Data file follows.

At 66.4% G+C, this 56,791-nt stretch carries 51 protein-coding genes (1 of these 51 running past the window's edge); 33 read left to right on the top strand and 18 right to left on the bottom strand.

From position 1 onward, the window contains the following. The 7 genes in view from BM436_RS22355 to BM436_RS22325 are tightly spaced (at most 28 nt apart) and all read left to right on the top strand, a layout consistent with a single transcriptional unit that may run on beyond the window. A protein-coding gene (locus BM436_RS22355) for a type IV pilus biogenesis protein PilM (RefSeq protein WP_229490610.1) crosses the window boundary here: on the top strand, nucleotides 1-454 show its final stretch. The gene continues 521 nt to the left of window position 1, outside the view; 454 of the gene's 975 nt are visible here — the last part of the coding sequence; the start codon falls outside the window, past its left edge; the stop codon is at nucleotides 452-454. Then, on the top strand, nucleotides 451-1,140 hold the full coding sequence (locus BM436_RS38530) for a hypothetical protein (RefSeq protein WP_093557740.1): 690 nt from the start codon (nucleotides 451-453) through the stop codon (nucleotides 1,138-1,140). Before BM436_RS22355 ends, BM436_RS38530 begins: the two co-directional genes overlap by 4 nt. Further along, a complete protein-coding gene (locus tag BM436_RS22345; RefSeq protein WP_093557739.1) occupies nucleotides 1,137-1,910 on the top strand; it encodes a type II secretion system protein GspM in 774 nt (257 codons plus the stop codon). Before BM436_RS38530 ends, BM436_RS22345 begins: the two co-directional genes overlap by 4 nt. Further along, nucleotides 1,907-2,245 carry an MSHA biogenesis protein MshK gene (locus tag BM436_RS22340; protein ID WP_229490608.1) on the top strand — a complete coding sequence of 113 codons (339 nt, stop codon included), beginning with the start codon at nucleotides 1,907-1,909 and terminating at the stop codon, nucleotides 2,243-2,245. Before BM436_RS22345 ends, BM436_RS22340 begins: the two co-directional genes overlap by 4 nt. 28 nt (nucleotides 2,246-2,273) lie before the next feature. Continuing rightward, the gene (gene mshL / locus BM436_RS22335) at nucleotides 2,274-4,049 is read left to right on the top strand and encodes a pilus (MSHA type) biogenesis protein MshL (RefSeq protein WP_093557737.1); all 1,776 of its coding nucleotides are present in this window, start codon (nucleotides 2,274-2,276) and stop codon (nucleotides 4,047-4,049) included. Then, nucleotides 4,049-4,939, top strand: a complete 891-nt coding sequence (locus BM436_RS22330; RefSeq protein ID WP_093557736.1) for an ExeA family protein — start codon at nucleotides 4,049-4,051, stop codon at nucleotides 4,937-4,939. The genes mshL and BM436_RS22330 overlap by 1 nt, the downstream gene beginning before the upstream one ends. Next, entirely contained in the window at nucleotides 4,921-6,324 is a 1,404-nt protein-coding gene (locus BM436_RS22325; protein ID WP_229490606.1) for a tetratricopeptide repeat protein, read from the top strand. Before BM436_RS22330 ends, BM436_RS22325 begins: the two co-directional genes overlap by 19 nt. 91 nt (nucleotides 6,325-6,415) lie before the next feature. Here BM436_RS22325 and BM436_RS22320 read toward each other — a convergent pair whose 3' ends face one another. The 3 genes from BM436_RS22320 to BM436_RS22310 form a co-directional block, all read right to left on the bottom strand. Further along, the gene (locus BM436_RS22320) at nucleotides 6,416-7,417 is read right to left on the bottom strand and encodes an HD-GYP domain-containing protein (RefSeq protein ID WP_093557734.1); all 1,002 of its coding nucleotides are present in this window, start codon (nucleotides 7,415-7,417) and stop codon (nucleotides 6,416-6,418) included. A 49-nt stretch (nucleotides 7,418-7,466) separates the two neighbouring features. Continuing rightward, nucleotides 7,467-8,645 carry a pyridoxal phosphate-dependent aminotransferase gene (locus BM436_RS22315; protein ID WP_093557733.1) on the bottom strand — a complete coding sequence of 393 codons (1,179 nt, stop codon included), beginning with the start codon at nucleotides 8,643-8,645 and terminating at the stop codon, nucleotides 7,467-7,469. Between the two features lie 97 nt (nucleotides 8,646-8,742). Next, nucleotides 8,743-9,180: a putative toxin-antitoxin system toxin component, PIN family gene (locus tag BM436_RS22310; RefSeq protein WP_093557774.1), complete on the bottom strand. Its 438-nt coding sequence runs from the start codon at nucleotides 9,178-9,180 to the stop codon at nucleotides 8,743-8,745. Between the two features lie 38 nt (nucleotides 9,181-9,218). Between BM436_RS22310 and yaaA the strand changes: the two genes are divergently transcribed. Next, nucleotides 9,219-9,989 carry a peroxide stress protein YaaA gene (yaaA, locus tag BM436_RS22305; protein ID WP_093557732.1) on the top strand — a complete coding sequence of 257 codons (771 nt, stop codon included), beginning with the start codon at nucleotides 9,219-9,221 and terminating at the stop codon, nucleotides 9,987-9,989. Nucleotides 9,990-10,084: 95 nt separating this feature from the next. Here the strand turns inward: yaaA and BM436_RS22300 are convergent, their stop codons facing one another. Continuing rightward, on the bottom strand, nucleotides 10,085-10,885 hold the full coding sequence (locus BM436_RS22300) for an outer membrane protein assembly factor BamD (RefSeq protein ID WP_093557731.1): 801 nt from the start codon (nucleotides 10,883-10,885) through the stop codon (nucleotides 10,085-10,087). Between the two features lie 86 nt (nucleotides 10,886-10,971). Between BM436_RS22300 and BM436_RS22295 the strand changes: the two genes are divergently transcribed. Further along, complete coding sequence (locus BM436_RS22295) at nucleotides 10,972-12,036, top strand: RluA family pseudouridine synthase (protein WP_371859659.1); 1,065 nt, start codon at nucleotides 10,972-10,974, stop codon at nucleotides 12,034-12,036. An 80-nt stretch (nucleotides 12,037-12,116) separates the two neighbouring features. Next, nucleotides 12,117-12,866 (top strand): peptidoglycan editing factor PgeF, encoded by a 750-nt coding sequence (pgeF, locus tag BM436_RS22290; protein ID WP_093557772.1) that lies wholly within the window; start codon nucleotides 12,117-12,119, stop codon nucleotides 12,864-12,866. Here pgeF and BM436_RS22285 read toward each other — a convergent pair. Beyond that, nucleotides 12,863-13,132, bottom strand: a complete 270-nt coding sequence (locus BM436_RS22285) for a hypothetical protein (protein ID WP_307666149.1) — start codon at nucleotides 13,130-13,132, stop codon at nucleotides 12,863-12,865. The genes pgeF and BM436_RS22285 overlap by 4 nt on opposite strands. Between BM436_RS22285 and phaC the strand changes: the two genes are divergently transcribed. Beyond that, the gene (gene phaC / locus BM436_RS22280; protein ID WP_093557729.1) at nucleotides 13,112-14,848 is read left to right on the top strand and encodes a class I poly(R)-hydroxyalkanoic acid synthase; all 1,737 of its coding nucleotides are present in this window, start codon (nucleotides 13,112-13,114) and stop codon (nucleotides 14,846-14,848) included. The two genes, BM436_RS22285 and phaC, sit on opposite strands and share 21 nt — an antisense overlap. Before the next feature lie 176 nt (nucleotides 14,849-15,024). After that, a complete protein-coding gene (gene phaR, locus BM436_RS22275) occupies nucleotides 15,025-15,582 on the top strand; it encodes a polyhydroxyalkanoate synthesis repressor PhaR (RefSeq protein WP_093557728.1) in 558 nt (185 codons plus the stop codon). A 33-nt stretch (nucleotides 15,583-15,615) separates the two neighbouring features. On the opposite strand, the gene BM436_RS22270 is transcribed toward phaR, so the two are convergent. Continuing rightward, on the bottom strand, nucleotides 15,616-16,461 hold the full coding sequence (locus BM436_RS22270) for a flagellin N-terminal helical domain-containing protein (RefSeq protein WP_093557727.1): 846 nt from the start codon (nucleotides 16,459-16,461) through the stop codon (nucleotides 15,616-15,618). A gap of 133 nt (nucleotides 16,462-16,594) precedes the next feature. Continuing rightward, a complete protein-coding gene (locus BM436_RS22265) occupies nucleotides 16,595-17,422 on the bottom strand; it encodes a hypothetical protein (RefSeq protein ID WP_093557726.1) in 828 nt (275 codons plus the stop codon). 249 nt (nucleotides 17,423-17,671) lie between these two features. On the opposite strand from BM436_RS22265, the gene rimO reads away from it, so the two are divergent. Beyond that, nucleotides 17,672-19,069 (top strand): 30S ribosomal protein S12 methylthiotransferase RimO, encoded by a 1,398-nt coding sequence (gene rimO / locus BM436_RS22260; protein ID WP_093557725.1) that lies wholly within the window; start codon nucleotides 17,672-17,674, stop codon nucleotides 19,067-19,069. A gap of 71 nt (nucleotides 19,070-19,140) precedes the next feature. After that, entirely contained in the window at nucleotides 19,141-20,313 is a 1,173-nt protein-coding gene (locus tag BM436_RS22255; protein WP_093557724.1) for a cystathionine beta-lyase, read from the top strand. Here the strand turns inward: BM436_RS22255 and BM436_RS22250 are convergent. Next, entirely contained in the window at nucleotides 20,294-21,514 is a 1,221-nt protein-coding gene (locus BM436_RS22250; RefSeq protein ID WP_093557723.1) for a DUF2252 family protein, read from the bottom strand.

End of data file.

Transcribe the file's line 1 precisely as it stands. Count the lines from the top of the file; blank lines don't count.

At 66.4% G+C, this 56,791-nt stretch carries 51 protein-coding genes (1 of these 51 running past the window's edge); 33 read left to right on the top strand and 18 right to left on the bottom strand.